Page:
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Tyler Perry's I Can Do Bad All By Myself


Source: Catholic News Service

Freddy Siglar, Kwesi Boakye, Tyler Perry and Hope Olaide Wilson star in a scene from the movie "Tyler Perry's I Can Do Bad All By Myself."
Anyone looking to spend a couple of delicious hours with Madea in her fourth film outing, "Tyler Perry's I Can Do Bad All By Myself" (Lionsgate), will be disappointed.

"I Can Do Bad," a hard-driving, if entirely predictable, morality play with music, is based on an older Perry play, the first in which Perry's blustery, Falstaffian Maybelle "Madea" Simmons appears, and only in a brief supporting role. So while her funny is still on the money, including a gut-busting one-liner about O.J. Simpson and Michael Vick, she's mostly on the sidelines.

The center here is April, a hard-drinking club singer played by Taraji P. Henson, who finds herself with custody of her dead sister's three children -- Jennifer (Hope Olaide Wilson), Manny (Kwesi Boakye) and Byron (Frederick Siglar) -- after Madea discovers them breaking into her house to steal a VHS player for food money. April has spent her life caring only about herself, which is why she's willing to settle for married boyfriend Randy (Brian White), since he helps pay her bills.
April's moral tug comes from Sandino (Adam Rodriguez), a Mexican handyman who helps care for the children with Christian selflessness; Marvin Winans as Pastor Brian of the nearby Zion Liberty Baptist Church; and Gladys Knight as Wilma, a woman who can bring equal verve to singing in both clubs and church without buckling under to sin.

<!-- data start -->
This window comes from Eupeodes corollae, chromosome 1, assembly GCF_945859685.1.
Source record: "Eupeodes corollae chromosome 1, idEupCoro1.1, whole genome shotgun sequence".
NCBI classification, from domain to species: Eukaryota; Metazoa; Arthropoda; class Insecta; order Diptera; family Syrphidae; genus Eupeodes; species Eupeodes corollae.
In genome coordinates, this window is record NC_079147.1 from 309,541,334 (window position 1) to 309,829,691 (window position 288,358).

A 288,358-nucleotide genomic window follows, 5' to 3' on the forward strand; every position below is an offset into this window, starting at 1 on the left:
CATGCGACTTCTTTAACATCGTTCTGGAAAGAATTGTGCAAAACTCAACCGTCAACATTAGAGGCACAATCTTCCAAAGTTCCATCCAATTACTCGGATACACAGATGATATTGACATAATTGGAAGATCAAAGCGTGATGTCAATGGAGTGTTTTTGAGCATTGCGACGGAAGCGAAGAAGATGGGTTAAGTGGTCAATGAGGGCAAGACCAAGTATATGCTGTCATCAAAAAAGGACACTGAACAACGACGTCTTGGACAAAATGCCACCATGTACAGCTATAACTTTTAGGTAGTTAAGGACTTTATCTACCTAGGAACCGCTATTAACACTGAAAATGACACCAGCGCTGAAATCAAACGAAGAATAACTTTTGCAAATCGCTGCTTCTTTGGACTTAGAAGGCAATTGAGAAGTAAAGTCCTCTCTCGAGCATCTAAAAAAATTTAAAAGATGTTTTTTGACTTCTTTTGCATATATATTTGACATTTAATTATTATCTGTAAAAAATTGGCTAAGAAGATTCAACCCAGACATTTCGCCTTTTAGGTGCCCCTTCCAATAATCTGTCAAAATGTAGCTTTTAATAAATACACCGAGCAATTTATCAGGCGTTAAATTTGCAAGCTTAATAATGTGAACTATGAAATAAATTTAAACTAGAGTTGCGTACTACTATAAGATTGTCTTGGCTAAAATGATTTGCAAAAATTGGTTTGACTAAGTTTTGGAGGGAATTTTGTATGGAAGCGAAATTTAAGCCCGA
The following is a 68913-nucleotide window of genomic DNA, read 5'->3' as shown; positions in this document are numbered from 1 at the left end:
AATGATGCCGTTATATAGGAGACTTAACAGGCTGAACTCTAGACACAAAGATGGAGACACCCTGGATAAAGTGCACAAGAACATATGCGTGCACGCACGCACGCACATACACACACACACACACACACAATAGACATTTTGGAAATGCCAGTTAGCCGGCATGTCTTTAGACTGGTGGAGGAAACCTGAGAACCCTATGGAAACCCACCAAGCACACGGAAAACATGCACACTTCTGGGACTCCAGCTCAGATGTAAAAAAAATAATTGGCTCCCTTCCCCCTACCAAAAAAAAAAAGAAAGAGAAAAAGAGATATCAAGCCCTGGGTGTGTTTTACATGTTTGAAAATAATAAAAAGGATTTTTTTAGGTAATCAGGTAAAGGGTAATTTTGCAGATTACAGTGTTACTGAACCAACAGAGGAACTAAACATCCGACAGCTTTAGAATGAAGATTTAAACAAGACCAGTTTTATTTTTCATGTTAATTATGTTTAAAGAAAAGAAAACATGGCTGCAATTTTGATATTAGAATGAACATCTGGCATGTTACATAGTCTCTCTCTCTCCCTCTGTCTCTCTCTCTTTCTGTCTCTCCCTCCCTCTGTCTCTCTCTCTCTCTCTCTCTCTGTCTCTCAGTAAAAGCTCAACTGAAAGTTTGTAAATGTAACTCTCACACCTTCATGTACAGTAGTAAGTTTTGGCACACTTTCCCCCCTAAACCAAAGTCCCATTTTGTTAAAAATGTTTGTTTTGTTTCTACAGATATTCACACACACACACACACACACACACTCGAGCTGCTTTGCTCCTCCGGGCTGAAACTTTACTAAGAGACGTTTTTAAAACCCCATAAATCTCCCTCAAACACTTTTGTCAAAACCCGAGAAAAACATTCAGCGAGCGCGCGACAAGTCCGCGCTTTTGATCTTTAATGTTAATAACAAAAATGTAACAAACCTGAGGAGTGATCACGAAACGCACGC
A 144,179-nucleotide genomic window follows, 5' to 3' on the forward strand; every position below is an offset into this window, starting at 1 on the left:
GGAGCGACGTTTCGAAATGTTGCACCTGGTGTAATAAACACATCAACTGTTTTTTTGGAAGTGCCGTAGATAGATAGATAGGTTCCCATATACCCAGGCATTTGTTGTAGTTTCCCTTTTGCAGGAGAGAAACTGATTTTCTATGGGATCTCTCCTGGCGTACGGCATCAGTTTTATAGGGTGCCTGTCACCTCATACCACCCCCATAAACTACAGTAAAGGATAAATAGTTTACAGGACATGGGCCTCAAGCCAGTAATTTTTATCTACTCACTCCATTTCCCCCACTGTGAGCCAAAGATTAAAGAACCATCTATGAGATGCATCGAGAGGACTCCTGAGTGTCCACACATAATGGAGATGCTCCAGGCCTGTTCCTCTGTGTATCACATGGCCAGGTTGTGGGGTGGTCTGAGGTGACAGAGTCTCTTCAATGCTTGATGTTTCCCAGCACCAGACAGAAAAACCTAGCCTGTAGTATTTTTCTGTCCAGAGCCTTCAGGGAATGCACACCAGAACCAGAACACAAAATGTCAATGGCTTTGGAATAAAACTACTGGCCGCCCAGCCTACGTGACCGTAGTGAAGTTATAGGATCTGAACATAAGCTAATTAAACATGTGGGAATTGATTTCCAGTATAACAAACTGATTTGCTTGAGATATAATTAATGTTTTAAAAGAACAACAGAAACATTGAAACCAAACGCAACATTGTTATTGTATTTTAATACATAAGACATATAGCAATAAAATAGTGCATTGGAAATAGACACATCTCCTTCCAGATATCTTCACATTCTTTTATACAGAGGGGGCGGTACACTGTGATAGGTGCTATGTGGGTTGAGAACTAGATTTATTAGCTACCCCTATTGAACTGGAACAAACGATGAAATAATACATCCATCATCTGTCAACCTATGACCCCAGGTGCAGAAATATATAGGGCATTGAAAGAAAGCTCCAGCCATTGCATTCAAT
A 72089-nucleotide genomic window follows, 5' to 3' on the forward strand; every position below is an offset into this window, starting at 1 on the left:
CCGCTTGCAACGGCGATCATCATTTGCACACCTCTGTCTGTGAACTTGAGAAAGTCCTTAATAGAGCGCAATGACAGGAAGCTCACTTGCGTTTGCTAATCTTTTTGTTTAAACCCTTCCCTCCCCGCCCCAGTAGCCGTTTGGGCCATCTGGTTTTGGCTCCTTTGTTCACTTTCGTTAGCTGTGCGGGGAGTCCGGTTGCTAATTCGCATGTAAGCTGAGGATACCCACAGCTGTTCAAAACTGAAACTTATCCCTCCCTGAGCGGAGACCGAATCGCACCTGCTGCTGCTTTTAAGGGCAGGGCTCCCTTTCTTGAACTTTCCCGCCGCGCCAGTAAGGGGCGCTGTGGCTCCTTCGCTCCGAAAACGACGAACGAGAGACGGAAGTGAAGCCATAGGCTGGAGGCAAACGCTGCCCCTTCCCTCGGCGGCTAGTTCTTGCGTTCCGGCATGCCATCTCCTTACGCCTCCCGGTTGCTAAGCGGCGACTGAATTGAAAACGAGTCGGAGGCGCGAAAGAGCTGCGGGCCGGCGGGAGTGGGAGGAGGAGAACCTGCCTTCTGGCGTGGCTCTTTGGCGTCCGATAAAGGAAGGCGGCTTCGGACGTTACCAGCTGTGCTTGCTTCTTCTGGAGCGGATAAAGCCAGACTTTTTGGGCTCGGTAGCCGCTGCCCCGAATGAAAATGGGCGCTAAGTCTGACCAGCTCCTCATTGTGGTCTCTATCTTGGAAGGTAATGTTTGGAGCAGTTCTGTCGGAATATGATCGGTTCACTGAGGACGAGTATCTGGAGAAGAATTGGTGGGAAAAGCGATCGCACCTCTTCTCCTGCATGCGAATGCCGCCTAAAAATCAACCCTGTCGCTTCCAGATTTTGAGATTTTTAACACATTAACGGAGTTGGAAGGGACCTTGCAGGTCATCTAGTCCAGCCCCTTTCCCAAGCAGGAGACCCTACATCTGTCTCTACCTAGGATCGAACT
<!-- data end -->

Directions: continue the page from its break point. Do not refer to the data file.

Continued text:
The eventual choice between Sandino and Randy and the pace of April's awakening to the redemptive power of love so she can care for the children provide what there is of dramatic tension, although, just as in the play, the action stops when the songs come on.

It doesn't matter. You go to a film like this knowing exactly what to expect, which includes cheering and applauding the good people and heckling the villain. Perry packages all of this with warm, inspiring music, particularly the title song.

The film contains implied adultery, a brief scene of sexual menace, a fleeting glimpse of a male backside and a bit of crass language. The USCCB Office for Film & Broadcasting classification is A-II—adults and adolescents. The Motion Picture Association of America rating is PG-13—parents strongly cautioned. Some material may be inappropriate for children under 13.
Kurt Jensen is a guest reviewer for the Office for Film & Broadcasting of the U.S. Conference of Catholic Bishops.

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Benedict Joseph Labre: Benedict Joseph Labre was truly eccentric, one of God's special little ones. Born in France and the eldest of 18 children, he studied under his uncle, a parish priest. Because of poor health and a lack of suitable academic preparation he was unsuccessful in his attempts to enter the religious life. Then, at 16 years of age, a profound change took place. Benedict lost his desire to study and gave up all thoughts of the priesthood, much to the consternation of his relatives. 
<p>He became a pilgrim, traveling from one great shrine to another, living off alms. He wore the rags of a beggar and shared his food with the poor. Filled with the love of God and neighbor, Benedict had special devotion to the Blessed Mother and to the Blessed Sacrament. In Rome, where he lived in the Colosseum for a time, he was called "the poor man of the Forty Hours Devotion" and "the beggar of Rome." The people accepted his ragged appearance better than he did. His excuse to himself was that "our comfort is not in this world." </p><p>On the last day of his life, April 16, 1783, Benedict Joseph dragged himself to a church in Rome and prayed there for two hours before he collapsed, dying peacefully in a nearby house. Immediately after his death the people proclaimed him a saint. </p><p>He was officially proclaimed a saint by Pope Leo XIII at canonization ceremonies in 1883.</p> American Catholic Blog Today offers limitless possibilities for holiness. Lean into His grace. The only thing keeping us from sainthood is ourselves.

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